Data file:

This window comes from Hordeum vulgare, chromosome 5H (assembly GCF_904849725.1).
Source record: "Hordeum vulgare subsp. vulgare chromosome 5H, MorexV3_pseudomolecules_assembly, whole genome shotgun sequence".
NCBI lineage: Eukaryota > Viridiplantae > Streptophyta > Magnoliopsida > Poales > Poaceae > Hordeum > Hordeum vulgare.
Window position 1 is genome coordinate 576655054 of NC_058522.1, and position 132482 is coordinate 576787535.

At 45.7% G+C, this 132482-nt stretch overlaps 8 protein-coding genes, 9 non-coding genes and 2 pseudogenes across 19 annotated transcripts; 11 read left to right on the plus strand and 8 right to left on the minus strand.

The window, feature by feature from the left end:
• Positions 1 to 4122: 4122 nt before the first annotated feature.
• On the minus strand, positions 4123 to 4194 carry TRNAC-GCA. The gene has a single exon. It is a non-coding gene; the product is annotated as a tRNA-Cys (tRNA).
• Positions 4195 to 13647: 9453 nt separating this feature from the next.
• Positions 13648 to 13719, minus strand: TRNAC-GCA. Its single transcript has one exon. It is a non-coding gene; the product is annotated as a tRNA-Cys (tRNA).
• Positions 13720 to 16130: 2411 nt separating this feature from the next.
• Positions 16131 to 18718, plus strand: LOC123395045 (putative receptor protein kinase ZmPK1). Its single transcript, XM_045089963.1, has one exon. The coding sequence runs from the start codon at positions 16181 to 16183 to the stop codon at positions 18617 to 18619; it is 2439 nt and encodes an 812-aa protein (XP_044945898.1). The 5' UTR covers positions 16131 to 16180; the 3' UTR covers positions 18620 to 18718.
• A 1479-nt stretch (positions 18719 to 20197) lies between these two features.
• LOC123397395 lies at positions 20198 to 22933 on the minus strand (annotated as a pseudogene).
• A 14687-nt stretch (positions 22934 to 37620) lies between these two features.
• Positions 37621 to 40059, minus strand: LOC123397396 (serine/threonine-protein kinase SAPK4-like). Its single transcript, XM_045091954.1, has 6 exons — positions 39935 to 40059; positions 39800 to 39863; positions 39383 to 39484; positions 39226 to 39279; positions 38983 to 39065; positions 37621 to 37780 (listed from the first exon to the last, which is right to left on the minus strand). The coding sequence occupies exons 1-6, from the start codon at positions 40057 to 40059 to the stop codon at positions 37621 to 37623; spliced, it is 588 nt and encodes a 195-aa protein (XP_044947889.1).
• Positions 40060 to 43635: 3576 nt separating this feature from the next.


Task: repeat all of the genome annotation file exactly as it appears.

This window comes from Hordeum vulgare, chromosome 5H (assembly GCF_904849725.1).
Source record: "Hordeum vulgare subsp. vulgare chromosome 5H, MorexV3_pseudomolecules_assembly, whole genome shotgun sequence".
NCBI lineage: Eukaryota > Viridiplantae > Streptophyta > Magnoliopsida > Poales > Poaceae > Hordeum > Hordeum vulgare.
Window position 1 is genome coordinate 576655054 of NC_058522.1, and position 132482 is coordinate 576787535.

At 45.7% G+C, this 132482-nt stretch overlaps 8 protein-coding genes, 9 non-coding genes and 2 pseudogenes across 19 annotated transcripts; 11 read left to right on the plus strand and 8 right to left on the minus strand.

The window, feature by feature from the left end:
• Positions 1 to 4122: 4122 nt before the first annotated feature.
• On the minus strand, positions 4123 to 4194 carry TRNAC-GCA. The gene has a single exon. It is a non-coding gene; the product is annotated as a tRNA-Cys (tRNA).
• Positions 4195 to 13647: 9453 nt separating this feature from the next.
• Positions 13648 to 13719, minus strand: TRNAC-GCA. Its single transcript has one exon. It is a non-coding gene; the product is annotated as a tRNA-Cys (tRNA).
• Positions 13720 to 16130: 2411 nt separating this feature from the next.
• Positions 16131 to 18718, plus strand: LOC123395045 (putative receptor protein kinase ZmPK1). Its single transcript, XM_045089963.1, has one exon. The coding sequence runs from the start codon at positions 16181 to 16183 to the stop codon at positions 18617 to 18619; it is 2439 nt and encodes an 812-aa protein (XP_044945898.1). The 5' UTR covers positions 16131 to 16180; the 3' UTR covers positions 18620 to 18718.
• A 1479-nt stretch (positions 18719 to 20197) lies between these two features.
• LOC123397395 lies at positions 20198 to 22933 on the minus strand (annotated as a pseudogene).
• A 14687-nt stretch (positions 22934 to 37620) lies between these two features.
• Positions 37621 to 40059, minus strand: LOC123397396 (serine/threonine-protein kinase SAPK4-like). Its single transcript, XM_045091954.1, has 6 exons — positions 39935 to 40059; positions 39800 to 39863; positions 39383 to 39484; positions 39226 to 39279; positions 38983 to 39065; positions 37621 to 37780 (listed from the first exon to the last, which is right to left on the minus strand). The coding sequence occupies exons 1-6, from the start codon at positions 40057 to 40059 to the stop codon at positions 37621 to 37623; spliced, it is 588 nt and encodes a 195-aa protein (XP_044947889.1).
• Positions 40060 to 43635: 3576 nt separating this feature from the next.